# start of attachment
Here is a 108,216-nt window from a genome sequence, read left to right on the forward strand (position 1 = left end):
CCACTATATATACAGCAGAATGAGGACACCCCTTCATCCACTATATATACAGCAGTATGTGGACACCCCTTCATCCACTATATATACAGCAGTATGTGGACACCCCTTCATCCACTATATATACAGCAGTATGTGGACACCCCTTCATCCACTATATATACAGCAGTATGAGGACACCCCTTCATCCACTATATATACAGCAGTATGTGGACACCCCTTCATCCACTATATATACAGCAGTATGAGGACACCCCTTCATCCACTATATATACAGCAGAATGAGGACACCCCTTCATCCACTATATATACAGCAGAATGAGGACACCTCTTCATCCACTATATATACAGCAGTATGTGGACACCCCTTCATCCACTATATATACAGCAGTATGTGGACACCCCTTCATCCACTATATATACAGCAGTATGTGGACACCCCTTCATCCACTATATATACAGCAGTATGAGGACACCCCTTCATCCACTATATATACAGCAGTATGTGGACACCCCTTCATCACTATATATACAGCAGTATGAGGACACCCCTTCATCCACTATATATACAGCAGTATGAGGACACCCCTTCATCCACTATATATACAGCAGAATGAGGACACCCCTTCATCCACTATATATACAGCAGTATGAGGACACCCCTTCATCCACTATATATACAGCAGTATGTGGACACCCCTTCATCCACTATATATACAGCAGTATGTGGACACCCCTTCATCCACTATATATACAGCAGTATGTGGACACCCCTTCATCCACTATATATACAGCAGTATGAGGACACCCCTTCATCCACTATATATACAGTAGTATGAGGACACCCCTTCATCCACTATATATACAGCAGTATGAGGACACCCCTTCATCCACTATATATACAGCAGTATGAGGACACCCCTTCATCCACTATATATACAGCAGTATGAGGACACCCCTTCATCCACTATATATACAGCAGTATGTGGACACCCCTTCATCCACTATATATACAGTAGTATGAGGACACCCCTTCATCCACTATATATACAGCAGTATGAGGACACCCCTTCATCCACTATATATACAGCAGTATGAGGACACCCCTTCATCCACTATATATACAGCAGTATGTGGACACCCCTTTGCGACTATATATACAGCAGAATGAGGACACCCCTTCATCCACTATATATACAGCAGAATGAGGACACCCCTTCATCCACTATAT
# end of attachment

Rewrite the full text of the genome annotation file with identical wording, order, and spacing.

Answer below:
Here is a 108,216-nt window from a genome sequence, read left to right on the forward strand (position 1 = left end):
CCACTATATATACAGCAGAATGAGGACACCCCTTCATCCACTATATATACAGCAGTATGTGGACACCCCTTCATCCACTATATATACAGCAGTATGTGGACACCCCTTCATCCACTATATATACAGCAGTATGTGGACACCCCTTCATCCACTATATATACAGCAGTATGAGGACACCCCTTCATCCACTATATATACAGCAGTATGTGGACACCCCTTCATCCACTATATATACAGCAGTATGAGGACACCCCTTCATCCACTATATATACAGCAGAATGAGGACACCCCTTCATCCACTATATATACAGCAGAATGAGGACACCTCTTCATCCACTATATATACAGCAGTATGTGGACACCCCTTCATCCACTATATATACAGCAGTATGTGGACACCCCTTCATCCACTATATATACAGCAGTATGTGGACACCCCTTCATCCACTATATATACAGCAGTATGAGGACACCCCTTCATCCACTATATATACAGCAGTATGTGGACACCCCTTCATCACTATATATACAGCAGTATGAGGACACCCCTTCATCCACTATATATACAGCAGTATGAGGACACCCCTTCATCCACTATATATACAGCAGAATGAGGACACCCCTTCATCCACTATATATACAGCAGTATGAGGACACCCCTTCATCCACTATATATACAGCAGTATGTGGACACCCCTTCATCCACTATATATACAGCAGTATGTGGACACCCCTTCATCCACTATATATACAGCAGTATGTGGACACCCCTTCATCCACTATATATACAGCAGTATGAGGACACCCCTTCATCCACTATATATACAGTAGTATGAGGACACCCCTTCATCCACTATATATACAGCAGTATGAGGACACCCCTTCATCCACTATATATACAGCAGTATGAGGACACCCCTTCATCCACTATATATACAGCAGTATGAGGACACCCCTTCATCCACTATATATACAGCAGTATGTGGACACCCCTTCATCCACTATATATACAGTAGTATGAGGACACCCCTTCATCCACTATATATACAGCAGTATGAGGACACCCCTTCATCCACTATATATACAGCAGTATGAGGACACCCCTTCATCCACTATATATACAGCAGTATGTGGACACCCCTTTGCGACTATATATACAGCAGAATGAGGACACCCCTTCATCCACTATATATACAGCAGAATGAGGACACCCCTTCATCCACTATAT